Another way of creating order out of chaos was to honor the goddess Maat. Religion and the king's authority came from the belief in Maat, translated as "truth," "justice" or "natural order." A goddess with a feather on her head, Maat governed the universe. She made the sun rise and set every day, the Nile flood for gifts of rich soil, and the kings be reborn.
The Maat of the exhibit is a tiny sculpture of lapis lazuli and gold. The goddess is seated, and this image of her probably was worn around someone's neck. The stone, rare and imported from Afghanistan, has incredible richness in its hardness and flecked stone colorings. Visitors will want to reach out and caress it.
No exhibit of Egyptian art is complete without examples of mummification. "Quest for Immortality" is rich in sculptures of gods associated with it. These rituals gave many layers of protection to the deceased in difficult travels to the afterlife. The layers also gave safety for the "ba," or the soul and character of the deceased.
The wrapping of the body connected the dead person to Osiris, ruler of the netherworld. The impressive graywacke "Statue of Osiris" of the exhibition follows the usual custom of showing a mummified Osiris wearing the special atef crown, used for special religious rituals, with his crossed arms holding a crook and flail.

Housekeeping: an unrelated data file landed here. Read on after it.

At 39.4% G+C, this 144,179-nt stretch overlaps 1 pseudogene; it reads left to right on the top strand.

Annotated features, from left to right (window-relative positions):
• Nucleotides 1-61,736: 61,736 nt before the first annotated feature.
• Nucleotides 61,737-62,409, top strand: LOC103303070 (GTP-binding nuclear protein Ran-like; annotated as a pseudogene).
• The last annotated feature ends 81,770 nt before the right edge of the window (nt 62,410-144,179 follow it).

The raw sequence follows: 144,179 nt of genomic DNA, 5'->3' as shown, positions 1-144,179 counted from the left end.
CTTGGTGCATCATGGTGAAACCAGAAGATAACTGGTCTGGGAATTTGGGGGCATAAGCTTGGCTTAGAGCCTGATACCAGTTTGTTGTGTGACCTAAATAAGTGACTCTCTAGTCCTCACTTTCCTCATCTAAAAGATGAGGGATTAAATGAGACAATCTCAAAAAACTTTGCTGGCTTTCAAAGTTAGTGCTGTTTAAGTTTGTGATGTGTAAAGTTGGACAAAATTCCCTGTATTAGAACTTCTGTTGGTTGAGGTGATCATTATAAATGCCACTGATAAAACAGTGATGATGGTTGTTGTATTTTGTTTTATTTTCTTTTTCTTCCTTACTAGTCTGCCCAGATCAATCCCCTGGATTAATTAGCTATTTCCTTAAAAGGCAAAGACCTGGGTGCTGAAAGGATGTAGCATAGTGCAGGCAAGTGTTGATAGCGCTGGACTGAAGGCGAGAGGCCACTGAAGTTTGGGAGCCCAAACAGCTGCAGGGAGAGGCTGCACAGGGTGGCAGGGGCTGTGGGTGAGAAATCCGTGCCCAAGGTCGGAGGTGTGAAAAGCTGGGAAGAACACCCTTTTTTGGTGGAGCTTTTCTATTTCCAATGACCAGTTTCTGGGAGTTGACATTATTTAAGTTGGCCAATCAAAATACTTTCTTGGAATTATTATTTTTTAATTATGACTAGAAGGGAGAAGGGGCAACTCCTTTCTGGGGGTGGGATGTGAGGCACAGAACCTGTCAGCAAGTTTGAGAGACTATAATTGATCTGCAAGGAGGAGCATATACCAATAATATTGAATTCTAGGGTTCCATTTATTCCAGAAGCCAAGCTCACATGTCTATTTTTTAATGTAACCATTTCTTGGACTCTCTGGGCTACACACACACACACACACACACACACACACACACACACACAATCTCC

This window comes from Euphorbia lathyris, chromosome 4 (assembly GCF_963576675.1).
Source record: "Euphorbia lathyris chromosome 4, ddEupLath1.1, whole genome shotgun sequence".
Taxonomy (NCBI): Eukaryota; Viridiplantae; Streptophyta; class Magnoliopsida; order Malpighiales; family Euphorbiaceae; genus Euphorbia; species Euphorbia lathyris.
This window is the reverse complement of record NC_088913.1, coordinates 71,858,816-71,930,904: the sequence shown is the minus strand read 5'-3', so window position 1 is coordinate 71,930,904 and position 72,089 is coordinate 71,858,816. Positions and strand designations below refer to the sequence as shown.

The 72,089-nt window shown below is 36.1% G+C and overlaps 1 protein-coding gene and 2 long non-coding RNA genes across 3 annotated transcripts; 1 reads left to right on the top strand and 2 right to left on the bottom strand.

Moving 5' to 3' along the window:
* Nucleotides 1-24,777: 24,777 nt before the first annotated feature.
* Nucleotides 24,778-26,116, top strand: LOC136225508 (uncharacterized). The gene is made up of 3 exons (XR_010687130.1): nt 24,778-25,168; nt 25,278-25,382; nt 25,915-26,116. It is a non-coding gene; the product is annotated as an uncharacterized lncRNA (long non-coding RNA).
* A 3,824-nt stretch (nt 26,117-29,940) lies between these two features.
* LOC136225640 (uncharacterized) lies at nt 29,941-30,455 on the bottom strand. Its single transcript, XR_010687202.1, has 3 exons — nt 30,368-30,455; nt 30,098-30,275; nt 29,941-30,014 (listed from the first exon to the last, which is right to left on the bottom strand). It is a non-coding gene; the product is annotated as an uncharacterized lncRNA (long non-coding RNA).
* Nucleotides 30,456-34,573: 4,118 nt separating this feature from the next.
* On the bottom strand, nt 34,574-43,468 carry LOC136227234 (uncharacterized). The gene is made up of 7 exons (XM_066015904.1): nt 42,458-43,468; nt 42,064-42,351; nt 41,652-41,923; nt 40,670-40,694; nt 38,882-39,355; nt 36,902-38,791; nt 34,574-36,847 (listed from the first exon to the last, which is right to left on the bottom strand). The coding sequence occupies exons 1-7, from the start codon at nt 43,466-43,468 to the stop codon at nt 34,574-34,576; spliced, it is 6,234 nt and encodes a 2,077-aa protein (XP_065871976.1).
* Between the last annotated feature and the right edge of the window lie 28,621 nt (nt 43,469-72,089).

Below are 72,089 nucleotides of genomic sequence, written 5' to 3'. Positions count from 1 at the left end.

Ideally, the mummified person would be reborn in this magical way. An unusual view of this rebirth is "Osiris Resurrecting," which shows the figure rolling over from its back, raising its head and awakening to its new being.
The Egyptians outfitted mummies of pharaohs and the nobility in elaborate, often beaded garments; many kinds of jewels; finger and toe covers; and masks such as the spectacular golden funerary mask of Wenudjebauendjed. Bodies were dressed handsomely to please the gods and then placed in the protective coffin.
Pharaohs, nobles and other high-ranking officials such as high priests received special treatment. Their coffins were placed in a series of nesting coffins. An elaborately detailed one is the painted and lacquered "Anthropoid Coffin of Paduamen."